Melanophyllum echinatum(Roth ex. Fr.) Sing. 1951


This interesting fungus was recently found near Birmingham University by David Antrobus, who took this photograph. There have been several previous records in Warwickshire.



The species looks like a small Inocybe, or Lepiota till it is turned over. The gills are red. The fresh spore print is olive green but on drying turns reddish.

This fungus, while easy to recognise, has not been easy to place.It has been perplexing to mycologists over the years.

  • It started life as Agaricus haematospermus Bull.,1792, then Agaricus echinatus Roth 1800.
  • Fries' name was Agaricus (Psalliota) echinatus Roth,bullet but he also included it as Agaricus (Psalliota) haematosperma Bull.
  • Kummerlegitimised the first name as Psalliota echinata (Roth ex Fr.) Kummer1871.
  • Gillet described the fungus as Pratella echinata (Roth ex Fr.) Gillet 1874.
  • Quelet thought differently and described it as Lepiota echinata (Roth ex Fr.) Quel 1879.
  • Saccardo went even better, making it Inocybe echinata (Roth ex Fr.) Sacc.1887.
  • In more modern times, Singer, not to outdone by this moved it into Cystoderma echinatum (Roth ex Fr.) Sing.,1936.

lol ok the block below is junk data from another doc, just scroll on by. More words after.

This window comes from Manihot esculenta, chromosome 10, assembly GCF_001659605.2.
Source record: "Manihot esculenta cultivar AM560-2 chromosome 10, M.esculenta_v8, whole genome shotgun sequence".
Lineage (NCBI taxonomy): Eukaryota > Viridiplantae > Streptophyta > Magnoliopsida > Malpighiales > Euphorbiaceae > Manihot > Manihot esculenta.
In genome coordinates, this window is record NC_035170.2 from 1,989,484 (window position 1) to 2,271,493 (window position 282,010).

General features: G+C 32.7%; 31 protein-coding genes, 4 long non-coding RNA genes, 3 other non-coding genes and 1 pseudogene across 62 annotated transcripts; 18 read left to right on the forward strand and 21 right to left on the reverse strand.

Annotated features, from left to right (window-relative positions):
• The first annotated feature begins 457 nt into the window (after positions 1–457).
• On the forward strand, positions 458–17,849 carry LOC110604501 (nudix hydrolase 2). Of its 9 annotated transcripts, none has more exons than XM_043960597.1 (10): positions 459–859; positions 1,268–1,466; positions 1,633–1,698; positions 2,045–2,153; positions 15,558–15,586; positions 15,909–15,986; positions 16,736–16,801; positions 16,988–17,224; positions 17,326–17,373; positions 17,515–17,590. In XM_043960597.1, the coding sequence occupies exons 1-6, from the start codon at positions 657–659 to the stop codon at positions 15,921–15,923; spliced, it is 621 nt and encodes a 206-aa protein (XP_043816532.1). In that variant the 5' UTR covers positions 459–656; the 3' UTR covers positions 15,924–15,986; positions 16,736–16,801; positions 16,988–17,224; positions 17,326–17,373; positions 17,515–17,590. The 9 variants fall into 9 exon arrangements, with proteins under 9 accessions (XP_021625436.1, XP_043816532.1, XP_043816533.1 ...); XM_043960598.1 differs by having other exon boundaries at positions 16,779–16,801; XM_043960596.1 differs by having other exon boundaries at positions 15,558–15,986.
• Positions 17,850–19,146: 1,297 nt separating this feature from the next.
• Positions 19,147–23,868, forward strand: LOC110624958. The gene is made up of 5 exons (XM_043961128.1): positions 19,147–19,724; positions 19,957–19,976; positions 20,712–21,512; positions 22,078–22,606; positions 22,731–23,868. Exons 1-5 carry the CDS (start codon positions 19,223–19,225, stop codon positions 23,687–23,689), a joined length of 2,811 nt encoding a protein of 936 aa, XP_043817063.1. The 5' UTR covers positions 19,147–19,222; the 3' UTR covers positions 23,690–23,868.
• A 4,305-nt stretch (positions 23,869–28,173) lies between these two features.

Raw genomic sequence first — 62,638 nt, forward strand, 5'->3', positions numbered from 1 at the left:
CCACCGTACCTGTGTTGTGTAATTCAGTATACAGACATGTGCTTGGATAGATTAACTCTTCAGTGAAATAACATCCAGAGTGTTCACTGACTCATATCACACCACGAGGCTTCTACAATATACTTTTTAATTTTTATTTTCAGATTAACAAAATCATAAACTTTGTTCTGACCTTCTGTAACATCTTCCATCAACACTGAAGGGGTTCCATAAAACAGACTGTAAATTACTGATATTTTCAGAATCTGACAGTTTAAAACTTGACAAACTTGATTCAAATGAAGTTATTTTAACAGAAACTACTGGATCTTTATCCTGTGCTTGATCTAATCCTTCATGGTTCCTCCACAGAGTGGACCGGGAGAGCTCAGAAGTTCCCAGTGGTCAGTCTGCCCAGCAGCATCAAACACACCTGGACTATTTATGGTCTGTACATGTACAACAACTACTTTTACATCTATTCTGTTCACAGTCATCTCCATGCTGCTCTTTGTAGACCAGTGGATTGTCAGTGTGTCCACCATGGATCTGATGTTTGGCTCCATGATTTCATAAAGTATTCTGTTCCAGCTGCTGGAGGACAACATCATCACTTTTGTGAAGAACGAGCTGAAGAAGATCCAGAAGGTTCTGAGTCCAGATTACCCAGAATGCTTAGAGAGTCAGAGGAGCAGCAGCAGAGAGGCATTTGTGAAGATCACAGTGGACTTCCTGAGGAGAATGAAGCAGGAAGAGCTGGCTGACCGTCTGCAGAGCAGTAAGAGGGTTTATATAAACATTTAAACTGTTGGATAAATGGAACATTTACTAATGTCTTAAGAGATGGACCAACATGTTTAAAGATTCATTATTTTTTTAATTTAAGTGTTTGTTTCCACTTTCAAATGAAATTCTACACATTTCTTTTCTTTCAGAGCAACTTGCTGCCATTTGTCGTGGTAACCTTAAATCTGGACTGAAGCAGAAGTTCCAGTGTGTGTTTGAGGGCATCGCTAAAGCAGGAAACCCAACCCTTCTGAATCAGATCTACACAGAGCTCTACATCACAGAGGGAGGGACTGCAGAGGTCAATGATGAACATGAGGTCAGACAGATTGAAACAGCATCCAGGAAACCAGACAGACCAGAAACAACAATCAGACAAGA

• In the other direction, Quelet considered there to be two species and also described Lepiota haematosperma (Bull. ex Fr. 1821) Quel.1876
  • Velenovsky described it as a new species in a new Genus as Melanophyllum canali Velen. 1921.
    Most recently, Singer reviewed the situation, and gave us the name which we all now accept Melanophyllum echinatum (Roth ex Fr.) Sing.,1951.

    The species has been found in several sites in Warwickshire as follows-

    • Chesterton Wood
    • Moreton Morrell
    • Sutton Park
    • Upton House
    • Warwick Castle Park - first Warwickshire record.
    • Edgbaston Park Nature Reserve - photograph.
The associations recorded were, garden refuse, sawmill refuse, amongst old railway ballast, leaf mould in woodland, and on soil.


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